Paradise Lost 5.395-96 (refers to book 5, lines 395-96) Antony and Cleopatra 5.2.96-100 (refers to act 5, scene 2, lines 96-100)
- More than one work in a single reference (Findley 107; Urquhart 227)
(Anderson and Zinsser 1: 417; Feder 286)
- List of Works Cited
At the end of your essay, you must append a list of works cited, which records accurately and fully all the sources that you have used in writing your essay. Make sure that you have carefully cited these sources in your text, whenever you have borrowed someone else’s words or ideas. Even though the list of works cited appears at the end of your essay, you need to prepare it in advance, so that you know what parenthetical information to include in your text (for the format of parenthetical references, see the previous section).
After the last page of your essay, begin your works-cited list on a new page, with the appropriate page number in the top right-hand corner. At the top of the page, centre the title Works Cited (do not underline it; and do not place it within quotation marks). Begin the first line of each entry flush with the left margin. If the entry runs to more than one line, indent each subsequent line five spaces.
Double-space between the title and the first entry, and double-space the entire list, between entries and within entries. (Please note that the following sample entries have been single-spaced to make this Style Sheet more economical and easy to follow; but your own works-cited list should be double-spaced throughout.)
List your sources in alphabetical sequence by authors’ last names. If the book has an editor, put “ed.” after the name. If no author or editor is given, list sources by the first word of the title (excluding “A” or “The”).
Sample Entries for Books
One of the most commonly cited entries in student essays is the entry for a book by a single author. For this kind of entry, you need to include three main divisions:
Author’s name. Title of book. Publication information.
Give the author’s name, as shown on the title page, and the complete title of the book. Give complete publication information, in this order and with this punctuation: Place of publication: Publisher, Year. You can usually find this information on the title page or on the copyright page (the back of the title page). For the place of publication, you need to give a city: if several cities are listed, give only the first. Use a shortened version of the publisher’s name, as in the following examples:
St. Martin’s (not St. Martin’s Press, Inc.) Princeton UP (not Princeton University Press) Knopf (not Alfred A. Knopf, Inc.)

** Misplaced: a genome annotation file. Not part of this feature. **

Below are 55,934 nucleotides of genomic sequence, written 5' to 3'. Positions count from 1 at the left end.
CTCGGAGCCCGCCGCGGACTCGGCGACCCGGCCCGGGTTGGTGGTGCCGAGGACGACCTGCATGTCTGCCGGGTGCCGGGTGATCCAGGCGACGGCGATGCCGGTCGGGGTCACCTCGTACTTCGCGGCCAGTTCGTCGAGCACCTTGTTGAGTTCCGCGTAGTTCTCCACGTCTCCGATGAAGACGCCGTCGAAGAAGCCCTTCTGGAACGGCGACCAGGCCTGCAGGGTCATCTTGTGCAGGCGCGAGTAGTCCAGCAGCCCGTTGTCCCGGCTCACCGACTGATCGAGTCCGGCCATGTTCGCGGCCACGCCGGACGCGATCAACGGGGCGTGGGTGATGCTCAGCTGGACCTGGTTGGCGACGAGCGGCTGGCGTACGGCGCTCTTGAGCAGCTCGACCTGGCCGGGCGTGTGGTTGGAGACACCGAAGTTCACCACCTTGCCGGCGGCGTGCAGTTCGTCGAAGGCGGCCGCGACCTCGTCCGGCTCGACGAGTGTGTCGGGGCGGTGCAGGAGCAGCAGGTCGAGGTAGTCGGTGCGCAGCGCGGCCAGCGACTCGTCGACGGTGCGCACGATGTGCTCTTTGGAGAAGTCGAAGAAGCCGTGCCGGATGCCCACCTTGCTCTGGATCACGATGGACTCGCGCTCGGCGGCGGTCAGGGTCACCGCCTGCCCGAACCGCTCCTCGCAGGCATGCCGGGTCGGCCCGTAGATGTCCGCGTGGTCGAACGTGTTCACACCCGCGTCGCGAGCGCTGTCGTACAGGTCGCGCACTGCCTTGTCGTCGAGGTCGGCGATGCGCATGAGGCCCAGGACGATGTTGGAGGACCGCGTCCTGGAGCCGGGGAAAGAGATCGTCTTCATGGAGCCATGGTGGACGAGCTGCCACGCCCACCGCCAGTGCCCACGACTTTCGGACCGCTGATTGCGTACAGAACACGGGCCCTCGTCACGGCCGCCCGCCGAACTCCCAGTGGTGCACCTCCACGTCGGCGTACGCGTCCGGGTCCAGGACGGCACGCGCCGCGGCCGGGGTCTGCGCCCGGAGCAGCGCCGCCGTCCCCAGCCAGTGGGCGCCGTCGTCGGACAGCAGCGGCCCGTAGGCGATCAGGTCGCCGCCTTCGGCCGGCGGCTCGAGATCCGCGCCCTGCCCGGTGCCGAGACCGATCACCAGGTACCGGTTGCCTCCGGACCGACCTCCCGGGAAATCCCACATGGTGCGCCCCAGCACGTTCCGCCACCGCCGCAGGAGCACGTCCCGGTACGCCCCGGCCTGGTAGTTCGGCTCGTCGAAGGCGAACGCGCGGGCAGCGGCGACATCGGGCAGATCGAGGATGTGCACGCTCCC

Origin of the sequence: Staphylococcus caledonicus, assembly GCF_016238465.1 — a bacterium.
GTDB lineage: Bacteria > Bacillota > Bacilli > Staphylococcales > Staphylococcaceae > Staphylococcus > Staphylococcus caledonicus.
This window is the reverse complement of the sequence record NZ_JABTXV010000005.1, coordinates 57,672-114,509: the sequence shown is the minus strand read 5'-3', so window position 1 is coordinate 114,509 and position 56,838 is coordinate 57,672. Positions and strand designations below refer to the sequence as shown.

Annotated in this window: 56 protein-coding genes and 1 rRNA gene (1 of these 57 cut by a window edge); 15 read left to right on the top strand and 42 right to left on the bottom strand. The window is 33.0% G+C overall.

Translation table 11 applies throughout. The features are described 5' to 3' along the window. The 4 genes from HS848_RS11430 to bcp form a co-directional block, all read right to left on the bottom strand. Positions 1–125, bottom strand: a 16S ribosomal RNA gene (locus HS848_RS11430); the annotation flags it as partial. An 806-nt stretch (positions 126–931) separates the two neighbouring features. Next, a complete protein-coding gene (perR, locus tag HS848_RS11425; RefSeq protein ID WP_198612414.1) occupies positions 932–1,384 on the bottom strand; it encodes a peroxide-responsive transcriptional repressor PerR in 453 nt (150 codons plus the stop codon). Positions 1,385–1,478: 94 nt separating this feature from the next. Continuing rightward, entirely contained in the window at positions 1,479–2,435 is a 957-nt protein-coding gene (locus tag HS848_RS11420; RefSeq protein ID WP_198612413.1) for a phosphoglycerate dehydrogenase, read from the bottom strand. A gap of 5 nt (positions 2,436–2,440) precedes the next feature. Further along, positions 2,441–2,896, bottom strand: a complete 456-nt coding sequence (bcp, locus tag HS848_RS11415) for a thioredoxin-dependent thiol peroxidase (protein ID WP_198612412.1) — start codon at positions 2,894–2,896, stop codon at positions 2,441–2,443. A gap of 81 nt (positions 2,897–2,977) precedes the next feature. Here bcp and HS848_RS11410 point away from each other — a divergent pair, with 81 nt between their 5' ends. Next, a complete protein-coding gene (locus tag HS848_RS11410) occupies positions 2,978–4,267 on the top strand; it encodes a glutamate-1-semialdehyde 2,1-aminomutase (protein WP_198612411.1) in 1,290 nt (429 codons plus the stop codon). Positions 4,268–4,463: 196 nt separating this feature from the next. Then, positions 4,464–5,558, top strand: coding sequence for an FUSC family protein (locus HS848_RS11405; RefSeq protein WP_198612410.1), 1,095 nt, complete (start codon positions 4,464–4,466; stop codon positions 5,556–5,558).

Houghton (not Houghton Mifflin Co.)
The sample book entries below should be followed exactly for order of details and for punctuation.
- Book by one author
Eagleton, Terry. Literary Theory: An Introduction. Oxford: Blackwell, 1983.
- Anthology or compilation
Bell, Nancy, ed. Five from the Fringe: A Selection of Five Plays First Performed
at the Fringe Theatre Event. Edmonton: NeWest, 1986.
- Two or more books by the same author
Frye, Northrop. Anatomy of Criticism: Four Essays. Princeton: Princeton UP,
– – –. The Double Vision: Language and Meaning in Religion. Toronto: U of Toronto P, 1991
- Book by two authors
Wellek, René, and Austin Warren. Theory of Literature. 3rd New York:
Greene, Gayle, and Coppélia Kahn, eds. Making a Difference: Feminist Literary Criticism. London: Routledge, 1985.
- Book by three authors
Fer, Briony, David Batchelor, and Paul Wood. Realism, Rationalism, Surrealism: Art between the Wars. New Haven: Yale UP, 1993.
- Book by more than three authors
Allison, Alexander W., et al., eds. The Norton Anthology of Poetry. New York:
- Edition (work by an author edited by someone else)
Boswell, James. Life of Johnson. Ed. R. W. Chapman. 3rd London: Oxford
- Book in more than one volume
Graves, Robert. The Greek Myths. 2 vols. Rev. ed. Harmondsworth: Penguin,
- Anonymous book
Dictionary of Ancient Greek Civilization. London: Methuen, 1966.
The Aeneid. Trans. Robert Fitzgerald. New York: Vintage, 1983.
Haight, Gordon S. Introduction. The Mill on the Floss. By George Eliot. Boston:
Houghton, 1961. v-xxi.
Le Guin, Ursula K. “The Ones Who Walk Away from Omelas.” The Wascana Anthology of Short Fiction. Ed. Ken Mitchell, Thomas Chase, and Michael Trussler. Regina: Canadian Plains Research, 1999. 273-77.
Erdrich, Louise. “The Bingo Van.” Mitchell, Chase, and Trussler 102-13.
King, Thomas. “A Seat in the Garden.” Mitchell, Chase, and Trussler 238-45.
Le Guin, Ursula. “The Ones Who Walk Away from Omelas.” Mitchell, Chase, and Trussler 273-77.
Mitchell, Ken, Thomas Chase, and Michael Trussler, eds. The Wascana Anthology of Short Fiction. Regina: Canadian Plains Research, 1999.
Sample Entries for Articles in Periodicals
Like a book entry, an entry for an article in a periodical (newspaper, magazine, or scholarly journal) has three main divisions:
Author’s name. “Title of the article.” Publication information.
For publication information, supply the name of the periodical (without any introductory article such as The); the volume number, and issue number if given; the date of publication, including the month or season if needed; and the inclusive page numbers of the article.
The following examples show the exact order and punctuation that you should use:
- Article in a journal with continuous pagination
McMaster, Juliet. “Romance and the Novel.” English Studies in Canada 9 (1983): 392-401.
- Article in a journal that pages each issue separately
Girard, René. “Lévi-Strauss, Frye, Derrida, and Shakespearean Criticism.”
Diacritics 3.3 (1973): 34-38.
- Article in a monthly periodical
Quinn, Susan. “The Competence of Babies.” Atlantic Jan. 1982: 54-59.
- Article in a weekly periodical
Begley, Sharon. “A Healthy Dose of Laughter.” Newsweek 4 Oct. 1982: 74.
- Article in a newspaper (unsigned)
“Speech Therapy Helps Girl Talk.” Leader-Post 22 May 1984: A8.
- Article in a book
Tolkien, J. R. R. “Beowulf: The Monsters and the Critics.” The Beowulf Poet. Ed.
Donald K. Fry. Englewood Cliffs: Prentice, 1968. 8-56.
Clausson, Nils. Rev. of Gay Men’s Literature in the Twentieth Century, by Mark Lilly. Wascana Review of Contemporary Poetry and Short Fiction 28.2 (1993): 72-78.
Sample Entries for Media Productions and Oral Sources 1. Lecture